My 17 year old daughter is a competitive swimmer who is used to training and competing at the highest levels. She verbally committed to swim at a Division I top 20 program a few weeks ago, so in addition to being concerned for her well-being, we are anxious to not interrupt her training any more than necessary.
She has had about 8-10 episodes of presyncope of varying levels of severity in the past three months. Her symptoms (not all occurring every time) have included: dizziness, mild nausea, mental confusion, a feeling of disconnectedness from the world, objects seeming smaller than they really are, extreme fatigue afterwards, clamminess, and extremely dilated pupils (every time).
The first time was after an 800 meter race at the end of a four day meet this summer, which her primary care doc attributed to possible exercise induced hypoglycemia. She has always been very careful about hydration, eats 6-8 small meals a day with plenty of protein as well as carbs, etc.including at meets, so I was a little doubtful about hypoglycemia but let it slide because she didn't have another episode for two months. The next one was while sitting in homeroom after having a good breakfast, plenty of water, and a decent night's sleep with no morning practice. The doc referred her to a cardiologist for possible neurocardiogenic syncope, but it wasn't considered an emergency because "teenage girls often faint," and it wasn't occurring very frequently. Bloodwork was ordered, which was all normal, including, blood sugar, thryoid function, and hemoglobin.
However, starting ten days ago she has had about 8 episodes. She was taking cold medicines last week, which I read can cause problems with people with heart issues. Last week one occurred while in the middle of a practice set but the other two were not while swimming. When swimming she suddenly felt faint and her muscles felt like they are shutting down. Her coach said her pupils were huge, which I observed at another episode..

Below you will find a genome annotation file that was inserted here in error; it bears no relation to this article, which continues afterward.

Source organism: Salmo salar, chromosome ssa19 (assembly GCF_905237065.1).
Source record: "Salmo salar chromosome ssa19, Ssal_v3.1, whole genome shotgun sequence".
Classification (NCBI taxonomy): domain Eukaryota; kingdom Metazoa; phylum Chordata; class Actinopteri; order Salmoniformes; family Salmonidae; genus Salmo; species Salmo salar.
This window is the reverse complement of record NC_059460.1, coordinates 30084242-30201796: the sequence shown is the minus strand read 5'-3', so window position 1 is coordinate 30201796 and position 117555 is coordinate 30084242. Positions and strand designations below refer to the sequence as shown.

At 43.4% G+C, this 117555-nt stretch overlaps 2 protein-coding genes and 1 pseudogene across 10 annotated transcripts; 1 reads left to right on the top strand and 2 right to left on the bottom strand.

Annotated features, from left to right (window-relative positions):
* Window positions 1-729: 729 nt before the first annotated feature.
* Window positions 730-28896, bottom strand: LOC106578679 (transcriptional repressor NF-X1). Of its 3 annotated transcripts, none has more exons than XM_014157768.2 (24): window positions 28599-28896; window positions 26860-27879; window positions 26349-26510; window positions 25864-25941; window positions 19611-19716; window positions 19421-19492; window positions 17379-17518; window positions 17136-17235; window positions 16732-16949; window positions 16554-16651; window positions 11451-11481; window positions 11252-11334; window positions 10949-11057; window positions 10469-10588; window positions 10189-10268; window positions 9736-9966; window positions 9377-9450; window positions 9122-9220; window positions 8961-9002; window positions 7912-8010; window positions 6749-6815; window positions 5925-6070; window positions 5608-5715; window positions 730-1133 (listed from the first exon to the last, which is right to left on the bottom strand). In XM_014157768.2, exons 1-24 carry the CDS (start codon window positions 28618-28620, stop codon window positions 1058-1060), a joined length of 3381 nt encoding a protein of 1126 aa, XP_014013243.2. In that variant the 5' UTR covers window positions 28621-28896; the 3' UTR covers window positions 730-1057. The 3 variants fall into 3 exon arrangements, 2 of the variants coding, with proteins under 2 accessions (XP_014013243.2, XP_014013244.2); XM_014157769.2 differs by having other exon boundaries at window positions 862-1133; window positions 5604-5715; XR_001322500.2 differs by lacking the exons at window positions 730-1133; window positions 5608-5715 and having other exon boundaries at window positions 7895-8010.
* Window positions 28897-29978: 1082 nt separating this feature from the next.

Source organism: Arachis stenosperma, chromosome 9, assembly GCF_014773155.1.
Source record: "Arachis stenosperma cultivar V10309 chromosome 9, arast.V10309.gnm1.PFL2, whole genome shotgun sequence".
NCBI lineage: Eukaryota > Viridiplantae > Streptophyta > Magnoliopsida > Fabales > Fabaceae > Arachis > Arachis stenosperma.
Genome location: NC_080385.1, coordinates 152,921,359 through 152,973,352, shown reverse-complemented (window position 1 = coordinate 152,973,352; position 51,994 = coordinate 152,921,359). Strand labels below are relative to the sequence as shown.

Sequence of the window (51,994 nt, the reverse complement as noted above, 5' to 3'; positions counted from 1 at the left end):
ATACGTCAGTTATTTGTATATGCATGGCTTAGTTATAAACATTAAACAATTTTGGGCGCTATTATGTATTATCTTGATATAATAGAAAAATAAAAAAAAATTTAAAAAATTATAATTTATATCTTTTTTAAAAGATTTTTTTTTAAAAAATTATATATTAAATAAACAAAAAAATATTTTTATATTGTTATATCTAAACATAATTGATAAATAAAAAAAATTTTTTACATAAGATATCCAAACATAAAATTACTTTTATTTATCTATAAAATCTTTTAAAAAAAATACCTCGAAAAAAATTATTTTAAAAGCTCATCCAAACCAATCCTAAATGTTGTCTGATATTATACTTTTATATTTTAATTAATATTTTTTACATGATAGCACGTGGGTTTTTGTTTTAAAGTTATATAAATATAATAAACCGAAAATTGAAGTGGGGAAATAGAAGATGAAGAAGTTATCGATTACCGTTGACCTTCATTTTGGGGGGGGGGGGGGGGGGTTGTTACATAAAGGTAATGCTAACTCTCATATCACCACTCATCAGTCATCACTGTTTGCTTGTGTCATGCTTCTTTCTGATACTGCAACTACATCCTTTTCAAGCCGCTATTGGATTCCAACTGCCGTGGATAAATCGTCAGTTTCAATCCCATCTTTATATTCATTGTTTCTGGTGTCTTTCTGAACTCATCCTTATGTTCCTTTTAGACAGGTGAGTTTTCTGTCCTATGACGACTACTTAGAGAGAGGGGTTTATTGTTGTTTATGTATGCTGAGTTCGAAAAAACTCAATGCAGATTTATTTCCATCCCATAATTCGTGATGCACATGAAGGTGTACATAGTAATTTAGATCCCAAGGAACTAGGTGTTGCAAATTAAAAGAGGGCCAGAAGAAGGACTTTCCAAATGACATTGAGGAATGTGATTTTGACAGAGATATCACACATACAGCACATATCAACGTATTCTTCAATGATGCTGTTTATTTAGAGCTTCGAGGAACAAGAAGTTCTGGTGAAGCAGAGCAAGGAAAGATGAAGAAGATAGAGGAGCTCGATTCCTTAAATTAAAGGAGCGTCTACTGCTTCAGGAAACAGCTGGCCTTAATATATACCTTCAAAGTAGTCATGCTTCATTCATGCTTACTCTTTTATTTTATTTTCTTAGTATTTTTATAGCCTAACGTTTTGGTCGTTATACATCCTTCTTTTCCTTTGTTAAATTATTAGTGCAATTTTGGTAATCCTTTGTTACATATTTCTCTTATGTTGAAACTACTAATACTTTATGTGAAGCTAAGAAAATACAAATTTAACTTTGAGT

We got the cardiologist appt. moved up to last Wed. (10/24) since things seemed to be escalating. Her EKG was normal. Her echo was normal except that she has a tiny hole in her heart between the atria. He gave her a monitor to wear for a week, but he felt like it was most likely not cardiac in nature, and referred her to a neurologist for possible migraines (even though no headache) or seizures. According to him, the hole in heart has been linked to migraines, although hers is tiny.
Then this week all three of the more major episodes (some other incidents of momentary symptoms) occurred while swimming. She tried to get back in the water after resting a little, but was very weak feeling and her heart felt fluttery. So, she has not swam for the past couple of days but has had a couple of fluttery feelings even when not exercising, and after stretching while lying on her stomach, when she sat back up she had a sharp pain in her heart for about five minutes.
She saw the neurologist on Tues, who completely blew her off. Said it was most likely migraines, but could possibly be seizures; he doesn't seen any clinical reason for the link between the hole and migraines, and that her symptoms were too vague to do anything with and to call if she developed further ones, otherwise come back in Dec.
The monitor results are not in yet, but since all the episodes that occurred after she got the monitor were while she was in the water and the monitor was off, it didn't record them when they started. She did get out and dry off and put it on and push the button, but I don't know if that is helpful. So I called the cardiologist back yesterday, and he scheduled a stress test for tomorrow (Friday). Also, she has not been aware of a racing heart with these episodes and I don't know what her heart rate have been.
I have a few questions:
1. If there is some sort of arrhythmia or electrical problem, is it likely to show up on the stress test?
2. If the stress test is normal, can we be assured her heart is okay and can she attempt to resume training while we figure this out (although basically she could not train at all this week without feeling faint so that may be a moot point)? Or are there still more cardiac tests to be sure or false negatives to worry about?